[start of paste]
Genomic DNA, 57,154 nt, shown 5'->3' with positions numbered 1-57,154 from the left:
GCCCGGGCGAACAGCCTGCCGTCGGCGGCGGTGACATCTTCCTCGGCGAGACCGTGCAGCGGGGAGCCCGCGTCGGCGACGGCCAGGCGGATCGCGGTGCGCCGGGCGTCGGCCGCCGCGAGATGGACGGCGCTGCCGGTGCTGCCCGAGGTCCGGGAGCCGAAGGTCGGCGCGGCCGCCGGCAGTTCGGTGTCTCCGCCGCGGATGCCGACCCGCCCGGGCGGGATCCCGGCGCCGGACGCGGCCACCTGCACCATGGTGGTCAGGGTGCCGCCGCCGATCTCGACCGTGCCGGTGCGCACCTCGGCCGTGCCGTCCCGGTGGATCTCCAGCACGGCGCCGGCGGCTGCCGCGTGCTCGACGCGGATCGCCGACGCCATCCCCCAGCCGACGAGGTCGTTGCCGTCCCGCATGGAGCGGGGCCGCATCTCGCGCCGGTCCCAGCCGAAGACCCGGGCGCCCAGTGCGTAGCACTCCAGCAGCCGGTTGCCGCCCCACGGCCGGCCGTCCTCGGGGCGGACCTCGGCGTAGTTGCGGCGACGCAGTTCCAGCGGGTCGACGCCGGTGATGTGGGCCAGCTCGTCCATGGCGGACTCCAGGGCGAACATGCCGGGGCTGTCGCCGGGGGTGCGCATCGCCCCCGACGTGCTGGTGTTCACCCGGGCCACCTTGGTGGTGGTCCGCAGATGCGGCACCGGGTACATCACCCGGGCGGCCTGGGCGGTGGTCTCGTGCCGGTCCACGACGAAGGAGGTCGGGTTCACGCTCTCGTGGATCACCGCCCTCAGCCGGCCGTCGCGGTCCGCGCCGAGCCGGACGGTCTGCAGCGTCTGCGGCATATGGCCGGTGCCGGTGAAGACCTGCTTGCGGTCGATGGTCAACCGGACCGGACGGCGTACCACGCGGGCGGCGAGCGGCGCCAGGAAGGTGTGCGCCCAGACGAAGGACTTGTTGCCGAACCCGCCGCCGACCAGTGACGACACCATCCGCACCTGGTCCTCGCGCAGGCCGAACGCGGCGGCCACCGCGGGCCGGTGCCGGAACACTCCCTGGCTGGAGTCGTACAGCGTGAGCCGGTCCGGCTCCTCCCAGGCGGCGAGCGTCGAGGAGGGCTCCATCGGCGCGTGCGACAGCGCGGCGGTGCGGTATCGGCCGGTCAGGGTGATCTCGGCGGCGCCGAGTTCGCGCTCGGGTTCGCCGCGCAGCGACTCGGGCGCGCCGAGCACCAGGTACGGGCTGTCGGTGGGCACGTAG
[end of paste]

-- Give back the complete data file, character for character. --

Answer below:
Genomic DNA, 57,154 nt, shown 5'->3' with positions numbered 1-57,154 from the left:
GCCCGGGCGAACAGCCTGCCGTCGGCGGCGGTGACATCTTCCTCGGCGAGACCGTGCAGCGGGGAGCCCGCGTCGGCGACGGCCAGGCGGATCGCGGTGCGCCGGGCGTCGGCCGCCGCGAGATGGACGGCGCTGCCGGTGCTGCCCGAGGTCCGGGAGCCGAAGGTCGGCGCGGCCGCCGGCAGTTCGGTGTCTCCGCCGCGGATGCCGACCCGCCCGGGCGGGATCCCGGCGCCGGACGCGGCCACCTGCACCATGGTGGTCAGGGTGCCGCCGCCGATCTCGACCGTGCCGGTGCGCACCTCGGCCGTGCCGTCCCGGTGGATCTCCAGCACGGCGCCGGCGGCTGCCGCGTGCTCGACGCGGATCGCCGACGCCATCCCCCAGCCGACGAGGTCGTTGCCGTCCCGCATGGAGCGGGGCCGCATCTCGCGCCGGTCCCAGCCGAAGACCCGGGCGCCCAGTGCGTAGCACTCCAGCAGCCGGTTGCCGCCCCACGGCCGGCCGTCCTCGGGGCGGACCTCGGCGTAGTTGCGGCGACGCAGTTCCAGCGGGTCGACGCCGGTGATGTGGGCCAGCTCGTCCATGGCGGACTCCAGGGCGAACATGCCGGGGCTGTCGCCGGGGGTGCGCATCGCCCCCGACGTGCTGGTGTTCACCCGGGCCACCTTGGTGGTGGTCCGCAGATGCGGCACCGGGTACATCACCCGGGCGGCCTGGGCGGTGGTCTCGTGCCGGTCCACGACGAAGGAGGTCGGGTTCACGCTCTCGTGGATCACCGCCCTCAGCCGGCCGTCGCGGTCCGCGCCGAGCCGGACGGTCTGCAGCGTCTGCGGCATATGGCCGGTGCCGGTGAAGACCTGCTTGCGGTCGATGGTCAACCGGACCGGACGGCGTACCACGCGGGCGGCGAGCGGCGCCAGGAAGGTGTGCGCCCAGACGAAGGACTTGTTGCCGAACCCGCCGCCGACCAGTGACGACACCATCCGCACCTGGTCCTCGCGCAGGCCGAACGCGGCGGCCACCGCGGGCCGGTGCCGGAACACTCCCTGGCTGGAGTCGTACAGCGTGAGCCGGTCCGGCTCCTCCCAGGCGGCGAGCGTCGAGGAGGGCTCCATCGGCGCGTGCGACAGCGCGGCGGTGCGGTATCGGCCGGTCAGGGTGATCTCGGCGGCGCCGAGTTCGCGCTCGGGTTCGCCGCGCAGCGACTCGGGCGCGCCGAGCACCAGGTACGGGCTGTCGGTGGGCACGTAG